Large Print Reviews
By Beverly & David Lewis
Large Print Edition
By Beverly & David Lewis
Bethany House - Large Print, (2001)
Genre: Christian Fiction
Reviewed by Angela Evans - February 5, 2003
Melissa James has a perfect life, a beautiful home, and a loving husband - everything seems perfect. That is until the day she suddenly packs her bags and flees from her home. She doesn't even stop to call her husband, who is at work, to let him know that she is going away. What could have made this 26-year-old woman run away from her wonderful and fulfilling life? You'll not find out the answer to this question until the very end of the thrilling story, Sanctuary by Beverly and David Lewis.
Sanctuary is a heart pounding, and spellbinding story that follows Melissa as she flees from her home and seeks a place of safety to hide out. It is an understatement to say that Melissa was in turmoil when she flees her home, and it was a true miracle when she stumbles upon the home of Lela Denlinger. A Mennonite, Lela had placed a 'room for rent' sign in her window only that morning, and Melissa is her first guest. Lela's peaceful manner and firm believe in God is just what Melissa needed to calm her spirit. Melissa is not only upset over having fled her home, but she is also worried about what Ryan, her husband, must be going through due to her having run away.
From the beginning, the reader is aware that someone is hunting for Melissa, and if they find her they mean to take her life. However, why they want to kill her is a mystery that the authors only answer at the very end of the story. Sanctuary is a splendid thriller. The authors keep the tension high throughout, and you'll be surprised by the ending. Additionally, this is a wholesome story that highlights the nature of divine providence.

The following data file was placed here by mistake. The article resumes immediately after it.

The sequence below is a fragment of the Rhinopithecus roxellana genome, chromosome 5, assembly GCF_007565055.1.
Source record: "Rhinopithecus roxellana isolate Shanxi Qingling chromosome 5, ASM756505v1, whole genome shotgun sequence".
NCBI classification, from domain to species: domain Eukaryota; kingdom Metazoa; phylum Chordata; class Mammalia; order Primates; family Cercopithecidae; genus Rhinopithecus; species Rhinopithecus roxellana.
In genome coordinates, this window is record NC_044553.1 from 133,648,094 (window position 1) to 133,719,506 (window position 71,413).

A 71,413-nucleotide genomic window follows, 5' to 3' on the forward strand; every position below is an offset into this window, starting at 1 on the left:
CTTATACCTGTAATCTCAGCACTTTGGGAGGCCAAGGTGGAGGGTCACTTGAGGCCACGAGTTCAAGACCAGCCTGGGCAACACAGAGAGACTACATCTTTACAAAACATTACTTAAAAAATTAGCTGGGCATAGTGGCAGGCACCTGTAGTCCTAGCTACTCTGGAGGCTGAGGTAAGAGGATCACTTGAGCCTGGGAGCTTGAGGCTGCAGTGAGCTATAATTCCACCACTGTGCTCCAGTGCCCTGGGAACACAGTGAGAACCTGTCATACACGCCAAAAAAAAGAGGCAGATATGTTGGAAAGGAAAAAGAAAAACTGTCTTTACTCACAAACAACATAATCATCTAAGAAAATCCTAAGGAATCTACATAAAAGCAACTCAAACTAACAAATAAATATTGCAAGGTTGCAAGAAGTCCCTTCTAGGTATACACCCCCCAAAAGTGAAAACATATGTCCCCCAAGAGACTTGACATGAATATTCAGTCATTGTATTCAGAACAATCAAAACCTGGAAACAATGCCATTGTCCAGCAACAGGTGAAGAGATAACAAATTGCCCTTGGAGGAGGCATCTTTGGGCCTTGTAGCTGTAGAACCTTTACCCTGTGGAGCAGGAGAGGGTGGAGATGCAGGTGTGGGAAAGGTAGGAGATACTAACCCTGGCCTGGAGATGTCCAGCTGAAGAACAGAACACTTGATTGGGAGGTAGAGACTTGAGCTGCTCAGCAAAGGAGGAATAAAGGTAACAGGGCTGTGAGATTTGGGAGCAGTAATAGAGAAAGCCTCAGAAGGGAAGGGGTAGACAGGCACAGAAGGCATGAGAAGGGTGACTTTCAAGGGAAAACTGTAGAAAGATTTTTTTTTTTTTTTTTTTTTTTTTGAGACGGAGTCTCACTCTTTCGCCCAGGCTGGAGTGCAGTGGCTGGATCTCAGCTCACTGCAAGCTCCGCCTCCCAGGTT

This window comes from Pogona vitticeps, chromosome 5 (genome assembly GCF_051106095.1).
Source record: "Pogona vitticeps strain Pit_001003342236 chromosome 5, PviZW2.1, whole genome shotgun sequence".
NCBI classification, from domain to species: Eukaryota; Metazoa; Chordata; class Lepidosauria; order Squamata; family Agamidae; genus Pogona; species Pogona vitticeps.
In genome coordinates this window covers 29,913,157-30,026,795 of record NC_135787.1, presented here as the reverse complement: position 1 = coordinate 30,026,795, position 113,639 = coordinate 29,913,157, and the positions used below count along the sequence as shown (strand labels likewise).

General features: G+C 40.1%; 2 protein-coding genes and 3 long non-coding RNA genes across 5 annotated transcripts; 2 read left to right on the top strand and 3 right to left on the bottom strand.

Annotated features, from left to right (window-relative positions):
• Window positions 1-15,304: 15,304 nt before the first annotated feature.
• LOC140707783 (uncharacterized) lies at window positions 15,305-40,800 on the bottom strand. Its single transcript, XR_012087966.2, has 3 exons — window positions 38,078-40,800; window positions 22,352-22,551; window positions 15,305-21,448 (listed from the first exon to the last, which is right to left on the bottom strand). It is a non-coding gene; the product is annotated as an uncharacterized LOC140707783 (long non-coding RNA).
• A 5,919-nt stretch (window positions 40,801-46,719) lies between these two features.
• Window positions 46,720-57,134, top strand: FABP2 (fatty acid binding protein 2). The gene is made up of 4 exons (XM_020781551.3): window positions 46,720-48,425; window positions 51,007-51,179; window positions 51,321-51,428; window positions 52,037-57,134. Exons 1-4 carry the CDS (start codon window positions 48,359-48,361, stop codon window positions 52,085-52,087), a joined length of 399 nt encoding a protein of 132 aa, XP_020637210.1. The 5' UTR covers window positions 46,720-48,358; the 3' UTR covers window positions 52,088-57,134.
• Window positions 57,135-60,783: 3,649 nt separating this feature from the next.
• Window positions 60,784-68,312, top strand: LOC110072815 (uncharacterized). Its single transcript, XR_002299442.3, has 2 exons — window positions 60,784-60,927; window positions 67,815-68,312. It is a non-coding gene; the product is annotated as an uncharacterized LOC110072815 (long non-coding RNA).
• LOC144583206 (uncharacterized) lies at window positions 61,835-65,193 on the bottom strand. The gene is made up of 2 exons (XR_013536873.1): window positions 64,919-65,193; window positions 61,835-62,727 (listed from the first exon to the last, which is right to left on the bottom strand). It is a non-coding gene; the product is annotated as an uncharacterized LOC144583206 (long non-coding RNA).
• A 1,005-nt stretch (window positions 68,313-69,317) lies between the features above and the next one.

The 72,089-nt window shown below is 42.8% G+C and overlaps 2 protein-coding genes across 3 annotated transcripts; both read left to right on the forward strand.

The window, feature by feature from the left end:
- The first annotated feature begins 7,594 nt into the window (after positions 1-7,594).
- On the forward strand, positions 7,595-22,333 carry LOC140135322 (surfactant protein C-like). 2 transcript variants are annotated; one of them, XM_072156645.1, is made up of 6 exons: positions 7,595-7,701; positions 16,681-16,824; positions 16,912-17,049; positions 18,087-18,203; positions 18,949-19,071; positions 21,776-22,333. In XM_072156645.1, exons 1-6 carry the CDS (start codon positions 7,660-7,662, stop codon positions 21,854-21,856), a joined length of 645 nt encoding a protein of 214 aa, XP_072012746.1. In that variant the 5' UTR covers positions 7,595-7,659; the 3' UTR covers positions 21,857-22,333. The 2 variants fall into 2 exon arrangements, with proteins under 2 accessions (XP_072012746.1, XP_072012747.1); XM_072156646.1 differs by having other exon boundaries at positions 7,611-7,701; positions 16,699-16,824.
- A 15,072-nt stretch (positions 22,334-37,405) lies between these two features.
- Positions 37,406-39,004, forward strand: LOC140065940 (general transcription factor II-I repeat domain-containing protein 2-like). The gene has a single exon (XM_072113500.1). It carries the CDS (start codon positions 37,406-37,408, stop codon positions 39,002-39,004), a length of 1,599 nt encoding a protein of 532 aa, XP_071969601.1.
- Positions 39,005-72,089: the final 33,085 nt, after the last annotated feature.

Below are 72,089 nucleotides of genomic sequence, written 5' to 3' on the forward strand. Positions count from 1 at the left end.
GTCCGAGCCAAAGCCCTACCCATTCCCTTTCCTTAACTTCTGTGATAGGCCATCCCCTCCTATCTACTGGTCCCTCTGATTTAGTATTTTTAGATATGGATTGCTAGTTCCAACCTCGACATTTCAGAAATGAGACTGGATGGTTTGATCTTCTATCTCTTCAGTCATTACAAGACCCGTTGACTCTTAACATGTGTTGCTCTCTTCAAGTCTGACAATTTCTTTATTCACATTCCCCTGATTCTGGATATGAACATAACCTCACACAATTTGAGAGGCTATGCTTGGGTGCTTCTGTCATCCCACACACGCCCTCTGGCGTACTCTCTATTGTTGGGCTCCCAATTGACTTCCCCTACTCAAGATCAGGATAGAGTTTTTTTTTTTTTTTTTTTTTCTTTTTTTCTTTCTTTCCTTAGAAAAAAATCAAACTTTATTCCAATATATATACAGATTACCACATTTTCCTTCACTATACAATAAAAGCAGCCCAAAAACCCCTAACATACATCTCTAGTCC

This story is peopled with well-rounded, realistically styled characters. The dialogue is rich and quick paced. The authors also give the readers a brief comparison of the differences between Mennonite and Amish traditions. Lela, lives near her sister Elizabeth King, who is Amish, and the authors juxtaposed the lives of these two women. In Melissa the authors have also created an endearing character whom readers will immediately become attached to. Granted, she does seem to have a closet full of skeletons, and some noticeable character flaws, but these only serve to make her more real.
All in all, this is a wonderfully moving and inspirational story that will hold your interest from the very first line to the last. If you've not already read, The Shunning, you'll want to go back and read it after reading Sanctuary, as the two books share many of the same characters.
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